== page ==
I sculpt so that we all can remember what it took for women to find stride in America.
“Each time a girl opens a book and reads a womanless history, she learns she is worth less.”
Myra Pollack Sadker
I studied and sculpted the torn and patched hemline of Harriet Tubman’s skirt, creating with clay the markings of the many miles she must have trudged, boot to hem. She always wished for a pair of pants, her friends thought of giving her a pair, but they knew she would just give them away.
I try in my sculpture to stop life in mid-sentence and give it form. As a sculptor I have placed over 180 sculptures in 33 states.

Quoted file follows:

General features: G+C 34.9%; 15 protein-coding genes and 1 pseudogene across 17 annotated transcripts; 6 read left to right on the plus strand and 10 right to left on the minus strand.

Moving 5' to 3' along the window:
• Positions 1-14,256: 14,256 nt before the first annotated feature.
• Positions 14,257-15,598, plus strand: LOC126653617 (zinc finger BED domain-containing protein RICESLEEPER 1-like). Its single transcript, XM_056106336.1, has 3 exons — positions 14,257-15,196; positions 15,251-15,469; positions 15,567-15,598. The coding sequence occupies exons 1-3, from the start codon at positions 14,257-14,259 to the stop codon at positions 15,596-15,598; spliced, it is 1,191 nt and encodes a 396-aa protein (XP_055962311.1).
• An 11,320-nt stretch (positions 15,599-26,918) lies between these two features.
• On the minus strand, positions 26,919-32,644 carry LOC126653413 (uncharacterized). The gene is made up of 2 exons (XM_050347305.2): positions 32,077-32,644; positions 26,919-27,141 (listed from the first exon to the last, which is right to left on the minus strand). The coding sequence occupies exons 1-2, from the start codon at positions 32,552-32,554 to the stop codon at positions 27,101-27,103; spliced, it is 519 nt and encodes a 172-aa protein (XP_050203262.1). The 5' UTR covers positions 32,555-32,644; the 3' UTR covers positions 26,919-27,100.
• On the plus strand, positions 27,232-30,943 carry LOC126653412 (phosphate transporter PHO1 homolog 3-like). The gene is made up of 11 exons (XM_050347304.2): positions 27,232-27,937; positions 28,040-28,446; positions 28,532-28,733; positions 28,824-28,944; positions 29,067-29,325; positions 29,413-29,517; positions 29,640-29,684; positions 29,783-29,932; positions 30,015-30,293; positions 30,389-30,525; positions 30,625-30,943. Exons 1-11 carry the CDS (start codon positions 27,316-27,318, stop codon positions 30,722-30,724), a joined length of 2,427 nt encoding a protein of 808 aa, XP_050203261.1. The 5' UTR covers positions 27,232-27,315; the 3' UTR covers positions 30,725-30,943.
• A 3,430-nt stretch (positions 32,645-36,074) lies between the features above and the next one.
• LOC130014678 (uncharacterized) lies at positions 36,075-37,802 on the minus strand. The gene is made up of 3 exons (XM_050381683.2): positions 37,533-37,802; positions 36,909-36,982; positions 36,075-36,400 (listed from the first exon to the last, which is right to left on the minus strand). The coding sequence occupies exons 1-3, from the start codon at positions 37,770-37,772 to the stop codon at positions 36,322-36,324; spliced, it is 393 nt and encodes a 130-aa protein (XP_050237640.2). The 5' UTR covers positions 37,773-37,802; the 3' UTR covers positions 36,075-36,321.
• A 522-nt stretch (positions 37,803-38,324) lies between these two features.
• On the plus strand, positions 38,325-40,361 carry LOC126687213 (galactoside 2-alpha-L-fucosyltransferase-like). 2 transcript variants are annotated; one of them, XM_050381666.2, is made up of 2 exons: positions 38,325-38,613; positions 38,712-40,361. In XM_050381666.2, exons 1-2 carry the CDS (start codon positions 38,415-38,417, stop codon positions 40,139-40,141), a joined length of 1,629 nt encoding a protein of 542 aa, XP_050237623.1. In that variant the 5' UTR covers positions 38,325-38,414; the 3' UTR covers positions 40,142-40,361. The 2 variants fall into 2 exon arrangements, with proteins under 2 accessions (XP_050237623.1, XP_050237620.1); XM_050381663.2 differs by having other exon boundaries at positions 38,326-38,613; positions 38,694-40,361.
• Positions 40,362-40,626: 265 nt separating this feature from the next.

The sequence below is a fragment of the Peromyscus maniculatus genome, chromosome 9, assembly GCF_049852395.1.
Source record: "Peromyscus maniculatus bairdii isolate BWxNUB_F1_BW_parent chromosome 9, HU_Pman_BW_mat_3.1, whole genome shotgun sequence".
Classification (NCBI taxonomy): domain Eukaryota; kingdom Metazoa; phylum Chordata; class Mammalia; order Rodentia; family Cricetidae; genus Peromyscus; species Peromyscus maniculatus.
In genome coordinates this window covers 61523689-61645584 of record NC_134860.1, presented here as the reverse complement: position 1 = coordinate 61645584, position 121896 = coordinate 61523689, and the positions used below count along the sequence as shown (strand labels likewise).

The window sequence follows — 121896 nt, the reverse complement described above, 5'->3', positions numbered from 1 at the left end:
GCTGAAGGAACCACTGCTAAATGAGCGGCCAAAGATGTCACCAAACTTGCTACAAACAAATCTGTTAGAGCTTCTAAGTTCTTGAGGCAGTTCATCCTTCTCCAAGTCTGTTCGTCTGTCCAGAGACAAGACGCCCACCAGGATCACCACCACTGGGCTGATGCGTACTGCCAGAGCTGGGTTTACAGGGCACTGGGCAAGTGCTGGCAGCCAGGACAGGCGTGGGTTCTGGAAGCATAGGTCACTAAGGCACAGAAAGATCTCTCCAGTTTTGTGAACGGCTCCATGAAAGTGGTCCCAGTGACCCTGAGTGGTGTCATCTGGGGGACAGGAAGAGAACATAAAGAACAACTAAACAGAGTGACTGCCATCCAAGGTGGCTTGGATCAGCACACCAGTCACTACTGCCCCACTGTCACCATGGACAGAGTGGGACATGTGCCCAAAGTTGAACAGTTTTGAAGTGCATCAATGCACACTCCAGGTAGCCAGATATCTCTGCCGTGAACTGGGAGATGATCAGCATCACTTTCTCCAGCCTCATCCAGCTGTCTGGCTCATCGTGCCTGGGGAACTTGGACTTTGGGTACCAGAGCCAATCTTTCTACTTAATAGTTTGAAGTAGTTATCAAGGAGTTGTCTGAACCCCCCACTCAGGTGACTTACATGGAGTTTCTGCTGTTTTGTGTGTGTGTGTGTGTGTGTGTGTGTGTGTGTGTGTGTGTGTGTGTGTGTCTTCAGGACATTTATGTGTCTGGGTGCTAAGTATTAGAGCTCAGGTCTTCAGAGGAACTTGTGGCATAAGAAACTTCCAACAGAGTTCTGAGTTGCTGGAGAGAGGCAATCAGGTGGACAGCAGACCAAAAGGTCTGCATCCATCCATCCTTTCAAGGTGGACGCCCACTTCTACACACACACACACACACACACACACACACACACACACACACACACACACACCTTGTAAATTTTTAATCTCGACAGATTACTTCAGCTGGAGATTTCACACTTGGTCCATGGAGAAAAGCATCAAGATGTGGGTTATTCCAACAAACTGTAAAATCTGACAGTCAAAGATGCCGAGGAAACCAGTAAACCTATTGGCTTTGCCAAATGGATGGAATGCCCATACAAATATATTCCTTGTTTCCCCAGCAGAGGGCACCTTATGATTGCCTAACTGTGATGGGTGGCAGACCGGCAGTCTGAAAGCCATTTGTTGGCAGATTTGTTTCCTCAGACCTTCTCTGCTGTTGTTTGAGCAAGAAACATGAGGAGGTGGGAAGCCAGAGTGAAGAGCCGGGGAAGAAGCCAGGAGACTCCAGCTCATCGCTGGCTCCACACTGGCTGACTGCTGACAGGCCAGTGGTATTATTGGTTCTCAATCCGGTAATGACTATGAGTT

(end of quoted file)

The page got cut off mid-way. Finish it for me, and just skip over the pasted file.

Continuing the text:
First hand, I have felt and listened to the voices of women and recreated moments of motherhood, moments of wearing thin,
of letting go, of selflessness and of triumph. I honor the ability to sculpt and value historical women.
In my studio today there are several sculptures honoring strong women. Head studies of Ida B. Wells, Alice Paul, Elizabeth Cady Stanton, and Susan B. Anthony act as sentinels over my work. In rough form, a suffrage monument bound for Seneca Falls includes Harriet Tubman, Laura Kellogg, Martha Wright, and Sojourner Truth. A clay sketch of Daisy Bates captures the stance of this Civil Rights Activist from Little Rock. Ruth Bader Ginsberg gracefully shows her mastery, the noble steps, of the Supreme Court Building.
Commemorating women has become more than my life’s work — it is my calling to raise their voices. Boot to the hemline of my own jeans, I sculpt so that we all can remember what it took for women to find stride in America.
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